Reflections on Bultmann’s ‘Task of Theology’

A couple of days ago I posted an exposition of Rudolf Bultmann’s ‘The task of Theology in the Present Situation’ from May 1933. I want to reflect a little further on this lecture and task.

First, Bultmann reflects on the contemporary political situation as a theologian, and more specifically, “on the meaning of our theological work in this situation” (158). That is, what does it mean to be a theologian and to undertake theological work in a situation of dramatic political change and inflamed nationalist sentiment? His intent is neither to affirm nor to criticise the events themselves: ‘Rather we must look at these events simply from the standpoint of their immense possibilities for the future and ask ourselves what our responsibility is as theologians in face of these possibilities” (158, original emphasis). He takes it as a given that the theologian works in the service of the church ‘to develop the basis and meaning of Christian faith for our generation’ (158). Again, toward the end of the address he states, ‘it is not my task to expound how we might wish things to be, but only how they actually are, according to the teaching of the church’ (163). And this he has done:

Ladies and gentlemen! There cannot be the slightest doubt that this is the meaning and the demand of the Christian faith, and that these are the thoughts that the theologian has to advocate. For what I have said is simply taken from the thoughts of the New Testament and the Reformers . . . We have attempted in face of the immense possibilities that are now open to us to understand our responsibility as it becomes clear to us through the critical power of the Christian faith (163-164).

Bultmann views theology as a work in service of the church in its task of nurturing the faith—and the life of faith—of the Christian community. He claims to be reiterating only the message of the New Testament and the Reformers—Scripture and tradition. From these sources he affirms the ideas of the ‘ordinances of creation,’ and their ambiguity due to human sinfulness, the love commandment and with it, one’s responsibility to one’s neighbour, and all within an overarching understanding of God as creator, judge, and redeemer. Together, these lines of thought provide the ‘critical perspective’ (163) he brings to his reflection on the situation.

My second reflection concerns the idea and role of faith. Prominent in Bultmann’s understanding of the task of theology is the responsibility to ‘develop the basis and meaning of Christian faith for our generation’ (158). Just what he means by this phrase requires more extensive grounding in his work than I presently have (this is my first direct engagement with his work). But it is suggestive. The focus of the theological task is constructive and creative for without it Christian faith would seem to have ‘in our [any] generation’ no basis or meaning. He must intend this in a relative rather than absolute sense for the faith he wishes to commend is faith in the biblical God. Yet his focus is on faith, the human response as it is directed toward God as Creator and Judge of the world, and its Redeemer in Jesus Christ. That the theologian’s task is to develop the basis and content of this faith suggests that these are not givens, that the basis for faith must be developed (created?), as must its content. This stands in contrast to Barth’s approach in which the task of theology follows the objectivity of revelation given us in Jesus Christ and in which God himself creates the possibility and reality of faith.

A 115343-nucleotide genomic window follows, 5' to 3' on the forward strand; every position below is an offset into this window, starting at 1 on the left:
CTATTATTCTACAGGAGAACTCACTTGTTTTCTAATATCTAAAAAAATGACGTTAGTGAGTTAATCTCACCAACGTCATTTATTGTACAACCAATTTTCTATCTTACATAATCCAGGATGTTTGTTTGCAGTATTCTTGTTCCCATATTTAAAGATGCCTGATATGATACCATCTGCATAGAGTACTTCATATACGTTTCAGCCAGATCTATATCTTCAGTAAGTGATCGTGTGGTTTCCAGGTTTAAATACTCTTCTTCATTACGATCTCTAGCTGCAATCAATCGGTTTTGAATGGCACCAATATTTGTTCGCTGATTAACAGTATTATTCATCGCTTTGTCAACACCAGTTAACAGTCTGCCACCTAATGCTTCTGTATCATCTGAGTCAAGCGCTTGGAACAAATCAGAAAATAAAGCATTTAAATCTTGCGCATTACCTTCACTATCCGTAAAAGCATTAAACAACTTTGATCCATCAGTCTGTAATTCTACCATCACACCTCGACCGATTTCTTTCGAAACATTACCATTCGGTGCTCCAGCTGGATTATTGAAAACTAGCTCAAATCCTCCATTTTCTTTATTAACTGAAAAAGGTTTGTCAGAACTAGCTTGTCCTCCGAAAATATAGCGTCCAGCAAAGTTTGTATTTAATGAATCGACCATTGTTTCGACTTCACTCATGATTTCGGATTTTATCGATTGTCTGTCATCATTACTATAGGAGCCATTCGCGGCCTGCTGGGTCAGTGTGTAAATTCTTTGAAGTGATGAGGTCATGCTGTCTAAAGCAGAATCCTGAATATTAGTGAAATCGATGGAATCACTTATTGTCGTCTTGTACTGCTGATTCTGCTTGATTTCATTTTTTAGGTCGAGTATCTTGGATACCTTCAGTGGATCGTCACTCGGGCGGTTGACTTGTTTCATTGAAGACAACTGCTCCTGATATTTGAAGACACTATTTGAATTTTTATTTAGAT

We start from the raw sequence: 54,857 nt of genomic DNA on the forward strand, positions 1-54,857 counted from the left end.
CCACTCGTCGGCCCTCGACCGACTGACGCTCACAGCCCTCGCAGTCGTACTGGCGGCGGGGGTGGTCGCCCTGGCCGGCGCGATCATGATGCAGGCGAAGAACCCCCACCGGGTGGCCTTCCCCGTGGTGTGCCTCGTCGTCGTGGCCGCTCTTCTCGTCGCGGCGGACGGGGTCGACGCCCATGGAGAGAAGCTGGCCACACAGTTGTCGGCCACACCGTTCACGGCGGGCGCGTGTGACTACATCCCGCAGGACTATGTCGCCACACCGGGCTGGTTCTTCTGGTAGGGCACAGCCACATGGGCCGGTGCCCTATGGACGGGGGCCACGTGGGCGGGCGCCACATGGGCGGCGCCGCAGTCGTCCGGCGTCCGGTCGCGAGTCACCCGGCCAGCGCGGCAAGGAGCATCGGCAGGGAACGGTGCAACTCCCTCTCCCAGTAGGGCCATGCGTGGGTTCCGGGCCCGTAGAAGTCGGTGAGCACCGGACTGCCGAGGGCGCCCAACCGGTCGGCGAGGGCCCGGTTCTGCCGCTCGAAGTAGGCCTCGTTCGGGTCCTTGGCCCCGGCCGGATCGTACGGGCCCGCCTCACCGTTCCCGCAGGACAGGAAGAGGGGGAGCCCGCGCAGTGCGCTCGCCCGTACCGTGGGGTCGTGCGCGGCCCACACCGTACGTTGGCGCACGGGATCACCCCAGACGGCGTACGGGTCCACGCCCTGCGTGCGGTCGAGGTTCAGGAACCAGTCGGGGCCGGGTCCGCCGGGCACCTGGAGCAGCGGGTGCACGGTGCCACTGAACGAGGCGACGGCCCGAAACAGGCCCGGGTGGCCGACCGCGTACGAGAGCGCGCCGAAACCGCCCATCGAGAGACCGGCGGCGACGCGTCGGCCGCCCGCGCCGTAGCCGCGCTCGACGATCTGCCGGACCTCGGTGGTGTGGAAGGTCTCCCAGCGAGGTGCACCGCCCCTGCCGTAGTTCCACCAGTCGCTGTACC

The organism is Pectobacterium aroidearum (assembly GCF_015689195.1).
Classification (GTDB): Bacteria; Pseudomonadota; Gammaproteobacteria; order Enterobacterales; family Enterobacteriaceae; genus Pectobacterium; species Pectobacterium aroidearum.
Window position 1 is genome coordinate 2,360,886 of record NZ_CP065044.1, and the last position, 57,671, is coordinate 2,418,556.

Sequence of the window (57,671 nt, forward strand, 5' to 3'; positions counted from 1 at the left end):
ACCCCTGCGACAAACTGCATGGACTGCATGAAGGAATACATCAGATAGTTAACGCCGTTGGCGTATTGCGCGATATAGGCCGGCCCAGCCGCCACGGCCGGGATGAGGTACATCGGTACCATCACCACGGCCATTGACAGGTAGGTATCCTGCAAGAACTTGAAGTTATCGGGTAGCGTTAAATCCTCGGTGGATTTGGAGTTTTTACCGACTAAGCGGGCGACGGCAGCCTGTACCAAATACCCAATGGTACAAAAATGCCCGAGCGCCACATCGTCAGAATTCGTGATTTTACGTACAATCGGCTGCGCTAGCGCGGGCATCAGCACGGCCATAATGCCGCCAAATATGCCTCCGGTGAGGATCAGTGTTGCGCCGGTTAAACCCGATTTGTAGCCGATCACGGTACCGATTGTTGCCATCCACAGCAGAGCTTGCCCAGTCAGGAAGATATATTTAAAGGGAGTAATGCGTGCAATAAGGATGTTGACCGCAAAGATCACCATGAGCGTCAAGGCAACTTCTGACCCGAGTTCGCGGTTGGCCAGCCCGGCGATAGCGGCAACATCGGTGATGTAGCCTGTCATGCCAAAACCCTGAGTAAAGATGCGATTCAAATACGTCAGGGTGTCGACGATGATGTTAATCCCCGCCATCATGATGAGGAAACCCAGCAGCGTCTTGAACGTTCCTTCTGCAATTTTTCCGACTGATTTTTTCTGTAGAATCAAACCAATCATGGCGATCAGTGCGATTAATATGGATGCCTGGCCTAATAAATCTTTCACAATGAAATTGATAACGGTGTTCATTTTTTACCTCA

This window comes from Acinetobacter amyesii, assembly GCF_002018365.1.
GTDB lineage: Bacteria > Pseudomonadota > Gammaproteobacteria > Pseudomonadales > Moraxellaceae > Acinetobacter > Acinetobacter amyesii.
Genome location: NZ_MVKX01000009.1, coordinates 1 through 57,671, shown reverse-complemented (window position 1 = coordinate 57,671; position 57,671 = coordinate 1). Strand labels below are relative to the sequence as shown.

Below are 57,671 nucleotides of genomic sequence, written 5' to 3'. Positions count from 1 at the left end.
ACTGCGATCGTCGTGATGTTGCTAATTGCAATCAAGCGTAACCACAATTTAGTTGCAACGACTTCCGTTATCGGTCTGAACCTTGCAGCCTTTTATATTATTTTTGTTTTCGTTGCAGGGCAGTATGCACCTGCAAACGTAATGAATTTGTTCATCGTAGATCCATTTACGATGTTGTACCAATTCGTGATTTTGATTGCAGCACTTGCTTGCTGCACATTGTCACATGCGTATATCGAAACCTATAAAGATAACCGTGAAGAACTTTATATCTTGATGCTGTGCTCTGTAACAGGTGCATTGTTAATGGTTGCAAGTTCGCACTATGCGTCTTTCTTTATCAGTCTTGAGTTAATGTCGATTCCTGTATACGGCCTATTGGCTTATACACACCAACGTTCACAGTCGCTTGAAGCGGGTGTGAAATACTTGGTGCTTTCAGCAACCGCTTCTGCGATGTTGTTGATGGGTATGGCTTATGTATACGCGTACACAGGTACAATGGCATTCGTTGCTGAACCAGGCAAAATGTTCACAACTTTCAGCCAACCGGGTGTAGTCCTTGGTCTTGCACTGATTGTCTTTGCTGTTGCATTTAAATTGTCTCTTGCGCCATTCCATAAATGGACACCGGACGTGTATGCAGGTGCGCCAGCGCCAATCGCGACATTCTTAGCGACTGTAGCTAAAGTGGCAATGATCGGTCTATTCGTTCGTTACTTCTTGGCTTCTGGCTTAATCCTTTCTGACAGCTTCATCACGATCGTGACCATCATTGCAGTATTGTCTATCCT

This faith is evident more in its demonstration than its content as such, realised ‘precisely in our experience and action as obedience’ to the Lord who encounters us in the concrete situation of the moment (159). Faith, then, is not merely, perhaps not even, a belief in God as the cause or source of the world, but an acknowledgement of God’s lordship that meets us in our existence in the world. Human life and action are not determined by a timeless plan of providence but by the concrete situation of the moment within which we have been placed and wherein we are confronted by the divine lordship. This suggests a divine immanence that Bultmann will quickly relativise: God is not to be identified with the ‘ordinances of creation’ although one’s action with respect to them may be characterised as responsible obedience or as sin (160).

Bultmann’s ‘faith’ refers ultimately to Christian faith: faith ‘knows God not only as the Judge, but also as the Redeemer, who through Jesus Christ restores his original creation’ (162, emphasis added).

Only he who knows the transcendent God who speaks his word of love to the world in Christ is able to extricate himself from this sinful world and to achieve a perspective from which the world’s ordinances can really be known as ordinances of creation—i.e., as ordinances for which he must gratefully rejoice and in which he must silently suffer and serve as one who loves. He alone has a critical perspective over against the loud demands of the day, in that he measure the good and evil in such demands by asking whether and to what extent they serve the command of love. And he alone also has a critical perspective with respect to himself, which enables him to ask whether his own action is really selfless service (163)